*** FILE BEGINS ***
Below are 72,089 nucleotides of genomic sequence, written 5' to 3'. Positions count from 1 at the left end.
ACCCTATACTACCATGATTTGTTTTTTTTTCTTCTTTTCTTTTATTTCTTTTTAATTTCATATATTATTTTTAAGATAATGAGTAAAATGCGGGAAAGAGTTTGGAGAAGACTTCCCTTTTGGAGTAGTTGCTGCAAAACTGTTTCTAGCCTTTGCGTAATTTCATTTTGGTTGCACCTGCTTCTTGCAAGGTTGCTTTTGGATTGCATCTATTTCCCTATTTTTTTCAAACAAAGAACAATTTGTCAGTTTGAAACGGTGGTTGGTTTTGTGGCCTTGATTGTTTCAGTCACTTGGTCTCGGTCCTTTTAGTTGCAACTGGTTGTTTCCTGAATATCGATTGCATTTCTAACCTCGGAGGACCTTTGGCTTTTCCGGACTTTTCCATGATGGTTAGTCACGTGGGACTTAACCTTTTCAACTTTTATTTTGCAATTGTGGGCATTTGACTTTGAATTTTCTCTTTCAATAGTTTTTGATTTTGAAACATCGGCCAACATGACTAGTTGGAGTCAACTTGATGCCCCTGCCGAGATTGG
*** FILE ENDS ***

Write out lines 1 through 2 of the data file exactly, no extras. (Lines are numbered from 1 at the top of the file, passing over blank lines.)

Below are 72,089 nucleotides of genomic sequence, written 5' to 3'. Positions count from 1 at the left end.
ACCCTATACTACCATGATTTGTTTTTTTTTCTTCTTTTCTTTTATTTCTTTTTAATTTCATATATTATTTTTAAGATAATGAGTAAAATGCGGGAAAGAGTTTGGAGAAGACTTCCCTTTTGGAGTAGTTGCTGCAAAACTGTTTCTAGCCTTTGCGTAATTTCATTTTGGTTGCACCTGCTTCTTGCAAGGTTGCTTTTGGATTGCATCTATTTCCCTATTTTTTTCAAACAAAGAACAATTTGTCAGTTTGAAACGGTGGTTGGTTTTGTGGCCTTGATTGTTTCAGTCACTTGGTCTCGGTCCTTTTAGTTGCAACTGGTTGTTTCCTGAATATCGATTGCATTTCTAACCTCGGAGGACCTTTGGCTTTTCCGGACTTTTCCATGATGGTTAGTCACGTGGGACTTAACCTTTTCAACTTTTATTTTGCAATTGTGGGCATTTGACTTTGAATTTTCTCTTTCAATAGTTTTTGATTTTGAAACATCGGCCAACATGACTAGTTGGAGTCAACTTGATGCCCCTGCCGAGATTGG